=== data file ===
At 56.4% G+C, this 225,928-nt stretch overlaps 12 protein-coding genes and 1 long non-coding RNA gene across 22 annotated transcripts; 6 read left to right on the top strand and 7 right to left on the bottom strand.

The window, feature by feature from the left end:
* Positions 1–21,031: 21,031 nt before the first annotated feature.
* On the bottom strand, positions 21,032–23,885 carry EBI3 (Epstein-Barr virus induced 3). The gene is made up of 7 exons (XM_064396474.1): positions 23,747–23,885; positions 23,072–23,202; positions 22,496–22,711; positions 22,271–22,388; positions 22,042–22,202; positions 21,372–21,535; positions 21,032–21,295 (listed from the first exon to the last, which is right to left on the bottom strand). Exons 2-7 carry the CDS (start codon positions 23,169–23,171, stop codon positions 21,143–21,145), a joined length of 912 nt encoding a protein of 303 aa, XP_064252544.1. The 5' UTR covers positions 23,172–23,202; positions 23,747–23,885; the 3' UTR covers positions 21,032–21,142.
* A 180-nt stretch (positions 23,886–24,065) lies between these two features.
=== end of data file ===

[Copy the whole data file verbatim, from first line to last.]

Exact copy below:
At 56.4% G+C, this 225,928-nt stretch overlaps 12 protein-coding genes and 1 long non-coding RNA gene across 22 annotated transcripts; 6 read left to right on the top strand and 7 right to left on the bottom strand.

The window, feature by feature from the left end:
* Positions 1–21,031: 21,031 nt before the first annotated feature.
* On the bottom strand, positions 21,032–23,885 carry EBI3 (Epstein-Barr virus induced 3). The gene is made up of 7 exons (XM_064396474.1): positions 23,747–23,885; positions 23,072–23,202; positions 22,496–22,711; positions 22,271–22,388; positions 22,042–22,202; positions 21,372–21,535; positions 21,032–21,295 (listed from the first exon to the last, which is right to left on the bottom strand). Exons 2-7 carry the CDS (start codon positions 23,169–23,171, stop codon positions 21,143–21,145), a joined length of 912 nt encoding a protein of 303 aa, XP_064252544.1. The 5' UTR covers positions 23,172–23,202; positions 23,747–23,885; the 3' UTR covers positions 21,032–21,142.
* A 180-nt stretch (positions 23,886–24,065) lies between these two features.